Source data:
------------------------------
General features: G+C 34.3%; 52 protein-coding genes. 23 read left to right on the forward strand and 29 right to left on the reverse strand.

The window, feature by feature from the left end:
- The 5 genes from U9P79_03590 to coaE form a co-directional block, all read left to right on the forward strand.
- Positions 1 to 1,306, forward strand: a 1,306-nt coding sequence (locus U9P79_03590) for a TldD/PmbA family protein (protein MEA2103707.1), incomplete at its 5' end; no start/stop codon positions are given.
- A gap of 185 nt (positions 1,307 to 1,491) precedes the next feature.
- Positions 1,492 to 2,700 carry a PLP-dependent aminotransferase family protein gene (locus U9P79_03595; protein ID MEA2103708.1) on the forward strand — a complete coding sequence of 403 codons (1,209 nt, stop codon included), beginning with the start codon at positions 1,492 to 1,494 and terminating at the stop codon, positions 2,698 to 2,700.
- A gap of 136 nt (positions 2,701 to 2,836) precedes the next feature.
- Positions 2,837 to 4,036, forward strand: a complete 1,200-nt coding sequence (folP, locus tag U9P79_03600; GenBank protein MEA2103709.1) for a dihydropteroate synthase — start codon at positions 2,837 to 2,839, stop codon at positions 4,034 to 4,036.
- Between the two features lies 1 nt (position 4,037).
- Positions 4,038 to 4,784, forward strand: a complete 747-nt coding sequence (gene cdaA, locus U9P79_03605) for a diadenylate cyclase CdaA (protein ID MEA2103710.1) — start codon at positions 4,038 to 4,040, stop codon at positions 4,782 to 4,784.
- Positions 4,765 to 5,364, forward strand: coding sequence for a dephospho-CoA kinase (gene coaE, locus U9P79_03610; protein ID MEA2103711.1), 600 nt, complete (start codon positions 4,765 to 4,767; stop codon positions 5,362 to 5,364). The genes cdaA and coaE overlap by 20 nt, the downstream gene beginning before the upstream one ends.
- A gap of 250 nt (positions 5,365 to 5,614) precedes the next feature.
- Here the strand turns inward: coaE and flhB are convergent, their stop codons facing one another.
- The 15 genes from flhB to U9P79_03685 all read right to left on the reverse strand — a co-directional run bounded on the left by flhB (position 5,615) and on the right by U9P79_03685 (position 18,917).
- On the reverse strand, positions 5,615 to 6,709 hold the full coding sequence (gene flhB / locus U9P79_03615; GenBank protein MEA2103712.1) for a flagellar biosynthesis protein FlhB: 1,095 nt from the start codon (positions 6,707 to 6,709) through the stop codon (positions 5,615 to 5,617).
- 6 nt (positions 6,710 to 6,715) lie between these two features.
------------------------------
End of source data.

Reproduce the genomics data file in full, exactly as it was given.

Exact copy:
General features: G+C 34.3%; 52 protein-coding genes. 23 read left to right on the forward strand and 29 right to left on the reverse strand.

The window, feature by feature from the left end:
- The 5 genes from U9P79_03590 to coaE form a co-directional block, all read left to right on the forward strand.
- Positions 1 to 1,306, forward strand: a 1,306-nt coding sequence (locus U9P79_03590) for a TldD/PmbA family protein (protein MEA2103707.1), incomplete at its 5' end; no start/stop codon positions are given.
- A gap of 185 nt (positions 1,307 to 1,491) precedes the next feature.
- Positions 1,492 to 2,700 carry a PLP-dependent aminotransferase family protein gene (locus U9P79_03595; protein ID MEA2103708.1) on the forward strand — a complete coding sequence of 403 codons (1,209 nt, stop codon included), beginning with the start codon at positions 1,492 to 1,494 and terminating at the stop codon, positions 2,698 to 2,700.
- A gap of 136 nt (positions 2,701 to 2,836) precedes the next feature.
- Positions 2,837 to 4,036, forward strand: a complete 1,200-nt coding sequence (folP, locus tag U9P79_03600; GenBank protein MEA2103709.1) for a dihydropteroate synthase — start codon at positions 2,837 to 2,839, stop codon at positions 4,034 to 4,036.
- Between the two features lies 1 nt (position 4,037).
- Positions 4,038 to 4,784, forward strand: a complete 747-nt coding sequence (gene cdaA, locus U9P79_03605) for a diadenylate cyclase CdaA (protein ID MEA2103710.1) — start codon at positions 4,038 to 4,040, stop codon at positions 4,782 to 4,784.
- Positions 4,765 to 5,364, forward strand: coding sequence for a dephospho-CoA kinase (gene coaE, locus U9P79_03610; protein ID MEA2103711.1), 600 nt, complete (start codon positions 4,765 to 4,767; stop codon positions 5,362 to 5,364). The genes cdaA and coaE overlap by 20 nt, the downstream gene beginning before the upstream one ends.
- A gap of 250 nt (positions 5,365 to 5,614) precedes the next feature.
- Here the strand turns inward: coaE and flhB are convergent, their stop codons facing one another.
- The 15 genes from flhB to U9P79_03685 all read right to left on the reverse strand — a co-directional run bounded on the left by flhB (position 5,615) and on the right by U9P79_03685 (position 18,917).
- On the reverse strand, positions 5,615 to 6,709 hold the full coding sequence (gene flhB / locus U9P79_03615; GenBank protein MEA2103712.1) for a flagellar biosynthesis protein FlhB: 1,095 nt from the start codon (positions 6,707 to 6,709) through the stop codon (positions 5,615 to 5,617).
- 6 nt (positions 6,710 to 6,715) lie between these two features.